Our US alliance needs a strong Australian voice

Since the election of Donald Trump, the calls have raged in some quarters of Australia for Australia to abandon the US alliance. It is an alliance of more than 65 years which has withstood personality clashes and policy differences in the past and I believe it can withstand them now.

So those of us who believe this is an alliance that deserves to endure need to speak up in its defence. Australia can have an independent foreign policy and a strong alliance with the United States, as Labor leaders have long proved.

So it was with the late, great Gough Whitlam, who took issue with Richard Nixon over the Christmas bombings of December 1972 on the major population centres of North Vietnam, Hanoi and Haiphong. According to James Curran in The Interpreter, Whitlam wrote to Nixon to express his grave concern at the resumption of the bombing, questioning whether it would achieve the objective of bringing the North Vietnamese back to the bargaining table. Clive Cameron declared the White House full of 'maniacs'. Tom Uren accused Nixon of committing 'mass murder' and 'acting with the mentality of thuggery'. And Jim Cairns lamented 'the most brutal, indiscriminate slaughter of women and children in living memory'.

The Maritime Union banned American shipping in Australian ports, which was reciprocated by the US International Longshoremen's Association. Henry Kissinger called our embassy in Washington, complaining to the charge d'affaires, 'We are not particularly amused at being been put by an ally on the same level as our enemy,' and Australia was put in the freezer for a few months. Nixon only reluctantly agreed to give Whitlam a one-hour meeting in the Oval Office in late July 1973. There were no toasts, no speeches, no state dinner and no welcome on the White House lawn. Over the life of the Whitlam government, the two countries continued to disagree over regional architecture, the idea of a zone of peace in South-East Asia and Indian Ocean neutrality, and yet the alliance endured.

The recent commentary on the alliance in some quarters has assumed that Australia is always a lapdog in the relationship with America—obsequious, compliant and obedient. But Labor has proved that that doesn't have to be true. Too often under the coalition we have been 'all the way with LBJ' and 'Waltzing Matilda with you'. But Labor has always known how to preserve the alliance and Australia's dignity. In the 1980s, Bob Hawke faced down the US over the MX missile crisis. As Gareth Evans notes in Incorrigible Optimist, Hawke said at the time:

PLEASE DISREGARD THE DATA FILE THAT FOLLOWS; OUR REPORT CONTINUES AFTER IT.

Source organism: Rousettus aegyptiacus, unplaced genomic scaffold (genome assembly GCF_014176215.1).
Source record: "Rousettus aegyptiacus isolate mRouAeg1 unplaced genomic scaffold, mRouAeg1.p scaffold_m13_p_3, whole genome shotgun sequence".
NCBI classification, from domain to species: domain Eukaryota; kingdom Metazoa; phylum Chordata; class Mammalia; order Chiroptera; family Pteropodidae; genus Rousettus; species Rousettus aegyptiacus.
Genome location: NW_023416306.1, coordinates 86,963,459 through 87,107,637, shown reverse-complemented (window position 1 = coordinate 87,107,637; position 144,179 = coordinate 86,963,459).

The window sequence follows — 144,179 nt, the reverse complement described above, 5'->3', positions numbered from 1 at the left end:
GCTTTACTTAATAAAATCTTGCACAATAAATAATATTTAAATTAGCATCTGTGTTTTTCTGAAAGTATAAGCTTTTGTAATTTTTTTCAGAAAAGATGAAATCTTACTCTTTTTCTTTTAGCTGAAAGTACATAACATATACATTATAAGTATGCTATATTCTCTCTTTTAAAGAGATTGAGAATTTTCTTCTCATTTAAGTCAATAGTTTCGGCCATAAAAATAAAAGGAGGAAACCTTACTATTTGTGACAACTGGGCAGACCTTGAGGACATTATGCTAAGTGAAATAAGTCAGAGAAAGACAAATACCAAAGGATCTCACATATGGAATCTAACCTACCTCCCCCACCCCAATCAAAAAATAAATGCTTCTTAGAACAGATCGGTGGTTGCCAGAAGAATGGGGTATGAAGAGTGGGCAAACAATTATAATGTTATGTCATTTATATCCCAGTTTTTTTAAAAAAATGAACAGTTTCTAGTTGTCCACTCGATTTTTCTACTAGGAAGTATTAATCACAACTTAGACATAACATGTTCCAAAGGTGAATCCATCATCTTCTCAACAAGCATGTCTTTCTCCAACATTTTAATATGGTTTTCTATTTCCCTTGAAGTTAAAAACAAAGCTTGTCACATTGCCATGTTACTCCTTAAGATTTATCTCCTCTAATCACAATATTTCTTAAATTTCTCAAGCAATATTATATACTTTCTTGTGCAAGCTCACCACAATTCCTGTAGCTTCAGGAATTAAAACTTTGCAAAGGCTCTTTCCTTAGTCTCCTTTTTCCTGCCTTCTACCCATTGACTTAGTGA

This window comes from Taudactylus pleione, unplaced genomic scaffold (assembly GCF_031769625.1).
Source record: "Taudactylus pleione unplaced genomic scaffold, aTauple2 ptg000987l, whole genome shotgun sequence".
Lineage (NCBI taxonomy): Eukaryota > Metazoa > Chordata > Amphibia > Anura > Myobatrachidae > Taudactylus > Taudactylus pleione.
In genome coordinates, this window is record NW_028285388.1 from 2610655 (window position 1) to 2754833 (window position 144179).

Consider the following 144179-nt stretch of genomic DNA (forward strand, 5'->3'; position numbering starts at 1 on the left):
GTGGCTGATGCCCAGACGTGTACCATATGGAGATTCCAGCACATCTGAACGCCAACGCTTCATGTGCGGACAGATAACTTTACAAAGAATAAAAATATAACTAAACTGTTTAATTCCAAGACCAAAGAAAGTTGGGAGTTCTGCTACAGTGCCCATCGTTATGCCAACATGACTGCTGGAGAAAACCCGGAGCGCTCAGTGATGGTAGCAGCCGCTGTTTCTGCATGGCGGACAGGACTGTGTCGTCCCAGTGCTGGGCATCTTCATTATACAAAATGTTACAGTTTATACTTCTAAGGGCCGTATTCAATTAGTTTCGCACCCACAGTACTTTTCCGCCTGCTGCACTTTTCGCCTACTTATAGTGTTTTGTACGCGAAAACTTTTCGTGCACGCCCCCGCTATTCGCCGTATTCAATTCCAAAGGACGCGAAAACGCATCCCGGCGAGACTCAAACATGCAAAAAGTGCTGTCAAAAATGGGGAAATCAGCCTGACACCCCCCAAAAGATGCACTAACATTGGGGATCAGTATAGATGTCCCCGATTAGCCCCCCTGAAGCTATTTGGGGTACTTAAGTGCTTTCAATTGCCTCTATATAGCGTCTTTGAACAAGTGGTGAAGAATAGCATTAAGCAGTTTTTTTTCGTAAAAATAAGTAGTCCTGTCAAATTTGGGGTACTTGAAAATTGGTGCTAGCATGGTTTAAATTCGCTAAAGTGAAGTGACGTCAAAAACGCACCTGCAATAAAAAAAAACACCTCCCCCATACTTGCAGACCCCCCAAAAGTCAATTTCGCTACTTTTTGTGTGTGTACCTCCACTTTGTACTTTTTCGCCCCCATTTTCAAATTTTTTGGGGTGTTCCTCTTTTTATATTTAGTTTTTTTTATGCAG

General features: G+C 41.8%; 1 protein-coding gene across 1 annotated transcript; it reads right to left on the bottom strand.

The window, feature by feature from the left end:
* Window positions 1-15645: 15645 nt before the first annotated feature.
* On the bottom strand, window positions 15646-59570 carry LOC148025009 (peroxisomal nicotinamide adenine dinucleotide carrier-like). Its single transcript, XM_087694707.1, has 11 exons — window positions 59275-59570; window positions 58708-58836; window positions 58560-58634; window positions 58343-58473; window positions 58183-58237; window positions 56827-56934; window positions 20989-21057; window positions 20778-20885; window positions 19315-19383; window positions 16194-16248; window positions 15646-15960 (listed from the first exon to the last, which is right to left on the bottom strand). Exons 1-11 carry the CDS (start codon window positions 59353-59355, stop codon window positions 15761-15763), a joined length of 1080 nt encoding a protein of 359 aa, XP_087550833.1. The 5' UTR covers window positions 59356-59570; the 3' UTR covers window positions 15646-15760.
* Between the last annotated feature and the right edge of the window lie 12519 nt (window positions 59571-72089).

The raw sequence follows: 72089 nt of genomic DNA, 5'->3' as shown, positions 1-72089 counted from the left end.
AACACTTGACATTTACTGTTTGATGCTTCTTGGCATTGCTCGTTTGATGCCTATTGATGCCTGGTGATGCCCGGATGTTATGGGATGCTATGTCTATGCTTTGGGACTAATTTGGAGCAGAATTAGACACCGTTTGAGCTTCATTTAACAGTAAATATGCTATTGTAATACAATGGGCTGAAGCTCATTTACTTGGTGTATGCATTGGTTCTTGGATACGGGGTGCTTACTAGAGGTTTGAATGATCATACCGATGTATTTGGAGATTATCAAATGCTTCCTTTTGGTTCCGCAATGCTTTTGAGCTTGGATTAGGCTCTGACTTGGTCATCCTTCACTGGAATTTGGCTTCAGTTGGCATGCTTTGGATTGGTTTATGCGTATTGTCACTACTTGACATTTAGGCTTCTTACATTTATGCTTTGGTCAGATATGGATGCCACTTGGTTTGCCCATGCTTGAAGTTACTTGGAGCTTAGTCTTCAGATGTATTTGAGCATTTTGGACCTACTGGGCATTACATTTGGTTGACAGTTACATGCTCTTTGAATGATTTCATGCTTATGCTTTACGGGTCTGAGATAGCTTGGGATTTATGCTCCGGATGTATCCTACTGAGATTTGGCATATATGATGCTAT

… we are not an aligned country which had to agree, or did agree, with every single aspect of US policymaking … In the expression of those differences of opinion you do not militate against the alliance. They are a re-flection of its basic strength.

Under Hawke and Keating there were other notable disagreements with Washington, including sanctions against South Africa, ratification of the Geneva protocol on the rules of war, the urgency of the comprehensive test ban treaty and the banning of mining and oil drilling in Antarctica.

In fairness, sometimes even the coalition can find Australia's voice in the alliance. In the late 1990s, I worked on the Middle East desk in the Department of Foreign Affairs and Trade and on the normalisation of our relationship with Iran. The normalisation involved the first ministerial visit in 10 years and a trade delegation of Australian businesses looking to explore opportunities.

The visit attracted a great deal of interest, particularly from the US embassy. I took the records of a number of conversations between the Minister for Trade, Tim Fischer, and the US ambassador, where it was made very, very plain that the United States was underwhelmed with Australia's plans to normalise the relationship with Iran, and where Tim Fischer made it very, very plain that it was in Australia's interests to do so.

Australia has dealt with difficult American presidents before and shown that a true friend speaks truth to power. We need to do that now. As James Curran writes, our foreign policy has a tradition of seeking greater interdependence within, or at times without, the alliance. This is what wins Washington's respect. America needs a more discerning ally and sometimes an ally that can say no. The alliance is stronger and healthier for its disagreements. 

It might seem an obvious point, but it bears repeating. There is not one consistent story of the alliance since 1951: its history is conditional and contingent. If you want an independent foreign policy and a preservation of the best aspects of the US alliance, then there is only one government that can deliver that. That is a Shorten Labor government.

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